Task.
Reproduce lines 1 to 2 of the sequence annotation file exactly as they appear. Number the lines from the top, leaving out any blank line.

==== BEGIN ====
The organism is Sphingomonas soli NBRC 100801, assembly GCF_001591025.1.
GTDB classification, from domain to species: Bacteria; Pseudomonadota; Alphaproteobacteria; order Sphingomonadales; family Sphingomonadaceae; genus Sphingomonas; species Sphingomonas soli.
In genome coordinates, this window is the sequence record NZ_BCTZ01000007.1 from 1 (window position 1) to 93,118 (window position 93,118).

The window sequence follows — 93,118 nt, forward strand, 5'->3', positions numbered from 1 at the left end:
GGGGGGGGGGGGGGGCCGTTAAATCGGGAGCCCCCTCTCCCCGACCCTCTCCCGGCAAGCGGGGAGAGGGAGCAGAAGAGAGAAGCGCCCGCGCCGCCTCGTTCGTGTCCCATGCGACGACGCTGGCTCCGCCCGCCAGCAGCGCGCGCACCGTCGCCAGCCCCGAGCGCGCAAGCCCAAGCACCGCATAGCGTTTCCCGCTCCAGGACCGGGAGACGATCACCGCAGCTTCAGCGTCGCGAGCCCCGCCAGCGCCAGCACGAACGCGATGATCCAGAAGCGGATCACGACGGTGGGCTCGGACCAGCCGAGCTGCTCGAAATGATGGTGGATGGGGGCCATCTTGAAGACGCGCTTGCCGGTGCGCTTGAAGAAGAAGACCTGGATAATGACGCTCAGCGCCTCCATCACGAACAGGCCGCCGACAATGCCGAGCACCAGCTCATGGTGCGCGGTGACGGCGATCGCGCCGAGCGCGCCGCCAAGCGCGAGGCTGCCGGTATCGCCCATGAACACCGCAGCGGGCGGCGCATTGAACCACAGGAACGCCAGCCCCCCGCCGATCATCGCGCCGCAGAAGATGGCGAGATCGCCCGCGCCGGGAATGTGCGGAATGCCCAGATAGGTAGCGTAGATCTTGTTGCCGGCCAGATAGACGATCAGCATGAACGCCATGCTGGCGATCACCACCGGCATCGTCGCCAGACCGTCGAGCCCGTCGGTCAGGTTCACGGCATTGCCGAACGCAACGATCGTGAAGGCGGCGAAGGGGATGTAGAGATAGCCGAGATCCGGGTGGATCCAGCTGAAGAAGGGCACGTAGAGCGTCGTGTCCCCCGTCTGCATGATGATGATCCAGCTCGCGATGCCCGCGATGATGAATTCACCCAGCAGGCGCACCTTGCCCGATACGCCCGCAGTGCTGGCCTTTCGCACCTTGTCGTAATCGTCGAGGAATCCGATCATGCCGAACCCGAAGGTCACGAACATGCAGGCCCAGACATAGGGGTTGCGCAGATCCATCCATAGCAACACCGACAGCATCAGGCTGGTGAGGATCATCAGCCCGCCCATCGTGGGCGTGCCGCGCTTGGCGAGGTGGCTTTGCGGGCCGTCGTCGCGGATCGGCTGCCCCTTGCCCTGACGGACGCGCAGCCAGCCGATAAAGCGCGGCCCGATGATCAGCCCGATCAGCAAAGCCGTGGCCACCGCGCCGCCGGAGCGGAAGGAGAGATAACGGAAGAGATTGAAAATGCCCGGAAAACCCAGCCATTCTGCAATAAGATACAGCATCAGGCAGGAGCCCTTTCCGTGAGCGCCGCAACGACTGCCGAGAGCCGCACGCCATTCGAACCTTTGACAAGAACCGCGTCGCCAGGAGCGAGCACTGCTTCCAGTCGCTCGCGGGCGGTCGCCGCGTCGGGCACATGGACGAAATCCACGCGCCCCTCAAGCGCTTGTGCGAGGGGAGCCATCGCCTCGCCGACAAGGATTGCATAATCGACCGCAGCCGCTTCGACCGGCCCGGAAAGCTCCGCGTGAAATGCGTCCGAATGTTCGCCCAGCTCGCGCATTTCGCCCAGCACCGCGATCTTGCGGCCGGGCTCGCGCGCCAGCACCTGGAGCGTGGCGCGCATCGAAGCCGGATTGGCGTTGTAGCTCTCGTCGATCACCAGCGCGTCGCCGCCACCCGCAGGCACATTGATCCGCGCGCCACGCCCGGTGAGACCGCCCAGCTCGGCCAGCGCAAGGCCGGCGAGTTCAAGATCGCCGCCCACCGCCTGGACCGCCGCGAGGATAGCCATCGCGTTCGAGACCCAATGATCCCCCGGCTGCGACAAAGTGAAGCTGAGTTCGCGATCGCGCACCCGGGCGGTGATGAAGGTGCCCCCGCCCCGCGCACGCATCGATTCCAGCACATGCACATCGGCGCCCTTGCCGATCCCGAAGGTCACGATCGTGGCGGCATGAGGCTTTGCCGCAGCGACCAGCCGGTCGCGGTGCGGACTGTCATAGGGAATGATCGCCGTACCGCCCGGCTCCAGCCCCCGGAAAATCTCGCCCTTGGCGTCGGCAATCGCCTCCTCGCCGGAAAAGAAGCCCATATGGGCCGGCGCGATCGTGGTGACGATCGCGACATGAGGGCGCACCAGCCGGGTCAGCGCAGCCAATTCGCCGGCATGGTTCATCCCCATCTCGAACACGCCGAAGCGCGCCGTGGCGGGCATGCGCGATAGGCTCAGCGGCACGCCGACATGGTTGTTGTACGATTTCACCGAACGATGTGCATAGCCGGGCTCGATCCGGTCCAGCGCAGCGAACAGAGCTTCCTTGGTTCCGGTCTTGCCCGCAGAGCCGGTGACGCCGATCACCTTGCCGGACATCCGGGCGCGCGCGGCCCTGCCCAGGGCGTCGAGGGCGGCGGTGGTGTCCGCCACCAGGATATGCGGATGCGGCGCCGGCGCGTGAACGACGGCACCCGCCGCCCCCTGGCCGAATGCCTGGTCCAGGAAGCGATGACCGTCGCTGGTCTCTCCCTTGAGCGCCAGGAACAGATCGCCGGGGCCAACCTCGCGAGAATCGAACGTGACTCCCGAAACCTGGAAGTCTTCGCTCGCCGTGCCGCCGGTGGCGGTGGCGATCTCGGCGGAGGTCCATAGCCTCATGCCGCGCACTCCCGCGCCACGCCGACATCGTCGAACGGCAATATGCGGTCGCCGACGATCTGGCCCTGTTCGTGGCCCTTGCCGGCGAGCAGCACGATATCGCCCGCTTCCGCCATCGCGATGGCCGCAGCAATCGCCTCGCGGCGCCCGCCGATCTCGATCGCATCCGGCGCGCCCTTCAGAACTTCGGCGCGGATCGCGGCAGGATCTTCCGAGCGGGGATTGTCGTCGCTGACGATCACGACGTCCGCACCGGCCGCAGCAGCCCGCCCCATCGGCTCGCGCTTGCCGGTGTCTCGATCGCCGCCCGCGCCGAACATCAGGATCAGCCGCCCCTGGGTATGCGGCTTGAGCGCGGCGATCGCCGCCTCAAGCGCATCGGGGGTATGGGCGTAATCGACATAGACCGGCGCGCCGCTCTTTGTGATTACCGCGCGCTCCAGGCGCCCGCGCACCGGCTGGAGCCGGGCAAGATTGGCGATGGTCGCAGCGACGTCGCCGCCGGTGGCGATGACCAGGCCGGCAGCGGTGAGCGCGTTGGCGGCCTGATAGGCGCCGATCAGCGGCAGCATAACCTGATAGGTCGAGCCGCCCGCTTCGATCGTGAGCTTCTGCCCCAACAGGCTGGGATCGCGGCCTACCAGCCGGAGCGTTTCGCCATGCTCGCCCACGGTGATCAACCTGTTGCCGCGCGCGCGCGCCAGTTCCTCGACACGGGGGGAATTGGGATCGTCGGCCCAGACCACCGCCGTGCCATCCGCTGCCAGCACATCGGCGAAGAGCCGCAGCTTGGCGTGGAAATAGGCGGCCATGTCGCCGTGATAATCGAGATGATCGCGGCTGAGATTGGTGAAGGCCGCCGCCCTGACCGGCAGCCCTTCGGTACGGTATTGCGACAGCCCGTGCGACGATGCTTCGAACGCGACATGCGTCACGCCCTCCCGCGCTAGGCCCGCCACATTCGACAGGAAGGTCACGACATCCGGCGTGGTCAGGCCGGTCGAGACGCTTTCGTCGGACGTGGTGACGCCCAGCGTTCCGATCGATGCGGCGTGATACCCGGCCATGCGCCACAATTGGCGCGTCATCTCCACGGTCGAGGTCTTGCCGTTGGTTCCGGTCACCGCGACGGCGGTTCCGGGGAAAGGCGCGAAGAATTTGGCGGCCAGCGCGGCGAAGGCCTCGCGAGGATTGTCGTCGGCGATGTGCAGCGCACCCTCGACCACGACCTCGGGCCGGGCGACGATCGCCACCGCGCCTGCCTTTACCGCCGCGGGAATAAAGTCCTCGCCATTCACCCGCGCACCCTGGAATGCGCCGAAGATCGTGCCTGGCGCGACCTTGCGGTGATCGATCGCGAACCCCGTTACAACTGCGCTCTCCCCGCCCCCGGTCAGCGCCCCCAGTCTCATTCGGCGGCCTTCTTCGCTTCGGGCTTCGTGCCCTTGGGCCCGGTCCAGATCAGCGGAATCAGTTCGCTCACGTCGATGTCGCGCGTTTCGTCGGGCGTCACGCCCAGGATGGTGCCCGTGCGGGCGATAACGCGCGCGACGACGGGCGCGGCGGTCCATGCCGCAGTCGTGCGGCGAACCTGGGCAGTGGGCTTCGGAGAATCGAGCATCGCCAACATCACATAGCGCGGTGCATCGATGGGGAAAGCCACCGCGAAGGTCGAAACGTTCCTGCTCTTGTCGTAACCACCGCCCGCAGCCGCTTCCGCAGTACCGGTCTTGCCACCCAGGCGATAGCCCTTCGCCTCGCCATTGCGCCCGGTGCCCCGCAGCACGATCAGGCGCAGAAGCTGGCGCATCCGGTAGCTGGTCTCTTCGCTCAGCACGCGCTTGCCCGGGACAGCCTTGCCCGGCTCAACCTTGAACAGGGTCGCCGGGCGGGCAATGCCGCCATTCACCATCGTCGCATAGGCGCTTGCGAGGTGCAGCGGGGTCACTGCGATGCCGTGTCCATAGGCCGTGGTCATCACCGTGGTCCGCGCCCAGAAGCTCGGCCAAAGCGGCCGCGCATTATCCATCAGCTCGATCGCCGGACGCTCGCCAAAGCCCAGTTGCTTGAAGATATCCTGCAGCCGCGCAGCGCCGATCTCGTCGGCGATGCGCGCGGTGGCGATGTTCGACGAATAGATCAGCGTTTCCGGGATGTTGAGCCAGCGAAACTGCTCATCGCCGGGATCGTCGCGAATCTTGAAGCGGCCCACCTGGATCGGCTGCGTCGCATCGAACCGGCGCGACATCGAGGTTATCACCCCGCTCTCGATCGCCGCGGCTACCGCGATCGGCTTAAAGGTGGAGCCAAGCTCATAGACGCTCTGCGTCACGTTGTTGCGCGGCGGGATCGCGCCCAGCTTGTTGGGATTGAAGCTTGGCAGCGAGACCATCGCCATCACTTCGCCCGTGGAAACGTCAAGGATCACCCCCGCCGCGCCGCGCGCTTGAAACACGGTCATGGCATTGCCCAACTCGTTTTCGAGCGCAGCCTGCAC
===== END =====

The organism is Sphingomonas soli NBRC 100801, assembly GCF_001591025.1.
GTDB classification, from domain to species: Bacteria; Pseudomonadota; Alphaproteobacteria; order Sphingomonadales; family Sphingomonadaceae; genus Sphingomonas; species Sphingomonas soli.